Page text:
Alsop has opened up what, at certain times of year, amounts to a reliable porbeagle fishery, with fish most often in the 80- to 120-pound range but regularly reach 200 pounds. Certainly it’s a superb destination for anyone looking to catch a porbeagle shark to complete an IGFA Shark Royal Slam (we also catch other sharks, notably plenty of tope, here in Wales too). “Each year we’re catching more and more porbeagles,” Alsop says, “and I feel this stems from the number of fish starting to show signs of recovery since the 2010 commercial ban, plus a greater understanding of the species. “We catch porbeagle right through our four-month season, but most are caught right at the beginning, during late June and July, and then again at the back end, in October. We see an occasional fish during the peak summer months, but by then there are too many blues around,” says Alsop. “We know that porbeagles have their pups around April and May off the north Devon and Cornish coast, less than 50 miles to the south of where we fish. Some huge porbeagles are caught very close to the coast in that area, and I assume we’re catching the back end of this run of fish. “Also I’m convinced that the fish we catch in October really represent the start of the porbeagle run. It would certainly be interesting to spend some time fishing out here throughout the winter months,” Alsop says. “After all, the world record, a 507-pounder, was caught in 1993 off the coast of northern Scotland.” Dave Lewis
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Power Chumming

Unlike blue sharks, which rarely venture into water less than at least a couple of hundred feet deep, porbeagles often come into very shallow water. Those caught off Devon and Cornwall during spring are often hooked within a half-mile from the coast. Porbeagle sharks move inshore to feed on pollack, cod and other reef species, as well as to give birth to their pups Porbeagle sharks often take residence on offshore wrecks too, making their presence known by biting off fish hooked by anglers. Whenever wreck fishing, Alsop always has a rod ready, rigged with a pitch bait; increasingly, this tactic is producing some of his biggest fish of the season. Until very recently, most of Alsop’s sharks were taken in the classic manner: Run offshore to the area to be fished, stop the boat, and start to drift while chumming a mixture of mashed fish and bran liberally laced with fish oil in mesh sacks hanging over the side, along with occasional chunks. This technique works well enough when there is sufficient wind and/or tide to create a decent drift and scent trail, but not so well in a calm sea. Dave Lewis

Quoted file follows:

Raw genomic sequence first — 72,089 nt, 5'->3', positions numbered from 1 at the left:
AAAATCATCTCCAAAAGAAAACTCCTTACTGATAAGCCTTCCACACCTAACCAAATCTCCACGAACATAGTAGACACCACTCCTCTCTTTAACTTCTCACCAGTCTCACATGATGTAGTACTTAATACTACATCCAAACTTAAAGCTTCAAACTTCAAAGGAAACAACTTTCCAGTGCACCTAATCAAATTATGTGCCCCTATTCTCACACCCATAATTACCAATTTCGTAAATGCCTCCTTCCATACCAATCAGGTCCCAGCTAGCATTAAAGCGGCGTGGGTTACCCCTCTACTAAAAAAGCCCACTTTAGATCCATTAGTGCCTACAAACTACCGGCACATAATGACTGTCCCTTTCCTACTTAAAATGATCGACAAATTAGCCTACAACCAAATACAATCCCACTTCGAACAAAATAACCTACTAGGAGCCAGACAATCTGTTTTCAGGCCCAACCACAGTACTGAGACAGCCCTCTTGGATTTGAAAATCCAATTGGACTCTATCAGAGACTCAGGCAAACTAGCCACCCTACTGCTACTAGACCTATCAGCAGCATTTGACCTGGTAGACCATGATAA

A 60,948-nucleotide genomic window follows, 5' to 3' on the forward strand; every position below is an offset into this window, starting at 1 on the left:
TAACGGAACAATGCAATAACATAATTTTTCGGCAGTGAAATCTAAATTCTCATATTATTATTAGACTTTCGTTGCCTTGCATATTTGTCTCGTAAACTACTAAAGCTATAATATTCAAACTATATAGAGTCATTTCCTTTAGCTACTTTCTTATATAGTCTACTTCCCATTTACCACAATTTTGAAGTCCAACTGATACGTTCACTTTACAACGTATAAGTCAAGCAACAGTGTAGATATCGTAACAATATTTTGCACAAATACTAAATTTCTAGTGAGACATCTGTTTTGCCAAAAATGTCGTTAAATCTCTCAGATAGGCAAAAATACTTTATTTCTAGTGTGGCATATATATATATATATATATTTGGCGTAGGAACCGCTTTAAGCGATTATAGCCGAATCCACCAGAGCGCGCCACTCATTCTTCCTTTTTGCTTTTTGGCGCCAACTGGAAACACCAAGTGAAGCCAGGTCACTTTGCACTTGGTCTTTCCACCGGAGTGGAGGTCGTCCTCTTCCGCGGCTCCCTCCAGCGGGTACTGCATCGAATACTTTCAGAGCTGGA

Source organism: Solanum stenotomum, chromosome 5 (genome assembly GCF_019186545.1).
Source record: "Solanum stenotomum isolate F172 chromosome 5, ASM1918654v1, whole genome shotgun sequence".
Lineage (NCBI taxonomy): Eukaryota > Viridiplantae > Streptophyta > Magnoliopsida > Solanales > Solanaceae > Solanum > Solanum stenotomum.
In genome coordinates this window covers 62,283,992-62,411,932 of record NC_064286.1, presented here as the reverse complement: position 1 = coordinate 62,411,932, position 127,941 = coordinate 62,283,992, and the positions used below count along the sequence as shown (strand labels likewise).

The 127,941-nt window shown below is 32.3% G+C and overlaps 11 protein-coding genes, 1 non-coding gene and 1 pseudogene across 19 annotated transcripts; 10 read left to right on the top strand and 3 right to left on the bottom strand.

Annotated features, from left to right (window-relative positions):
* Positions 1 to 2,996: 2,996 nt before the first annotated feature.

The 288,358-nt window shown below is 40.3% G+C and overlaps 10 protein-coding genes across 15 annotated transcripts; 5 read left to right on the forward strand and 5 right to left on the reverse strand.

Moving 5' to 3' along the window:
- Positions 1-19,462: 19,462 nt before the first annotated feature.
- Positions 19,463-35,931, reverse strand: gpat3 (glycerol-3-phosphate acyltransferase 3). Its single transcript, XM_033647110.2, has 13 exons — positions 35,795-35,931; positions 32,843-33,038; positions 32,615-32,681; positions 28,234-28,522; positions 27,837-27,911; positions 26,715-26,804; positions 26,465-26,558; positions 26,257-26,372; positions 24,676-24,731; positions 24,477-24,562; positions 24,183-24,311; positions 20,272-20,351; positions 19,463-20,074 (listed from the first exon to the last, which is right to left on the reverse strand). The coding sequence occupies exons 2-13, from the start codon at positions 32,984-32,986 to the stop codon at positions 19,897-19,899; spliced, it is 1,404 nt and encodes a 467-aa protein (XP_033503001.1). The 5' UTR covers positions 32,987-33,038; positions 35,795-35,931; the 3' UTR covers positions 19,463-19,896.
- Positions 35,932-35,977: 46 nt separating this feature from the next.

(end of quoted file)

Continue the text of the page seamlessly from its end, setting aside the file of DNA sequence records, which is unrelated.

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Starting the Chum Trail

On those days, Alsop resorts to power chumming. When still a few miles away from the target area, the boat is slowed to a couple of knots, the chum bags deployed, and the boat continues on to the intended area, thus kick-starting the chum trail. A few years back, Alsop mused that they might as well also fish a few baits, slowly trolling them to see if anything wanted to eat — and sure enough, his crew started catching porbeagle sharks. This year he even briefly hooked a big bluefin tuna, which are occasionally seen but at the time of writing have not yet been caught off the coast of Wales (watch this space!). Dave Lewis
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Rigged and Ready

Porbeagles often appear at the boat within minutes of its stopping and commencing its drift. The waters in the Celtic Sea that Alsop fishes, known as the Celtic Deeps, are a major fishing area for the commercial fleet that targets white fishes such as cod and haddock. Alsop believes this behavior is a conditioned response from porbeagles foraging scraps and discards when trawlers stop to haul their nets. It has happened too often to be put down purely as coincidence. Consequently Alsop ensures at least one bait is rigged and ready to be fished the moment the boat stops. Tackle typically used in the Welsh shark fishery consists of a 30- to 50-pound-class boat rod matched with a lever-drag reel such as a Shimano TLD25 or 30, with a capacity of at least 600 yards of 30-pound monofilament. Certainly the average-size fish caught can be taken on much lighter gear, but you never know just when a really big girl is going to swim up the slick and eat a bait. Dave Lewis
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Butterfly Cut Mackerel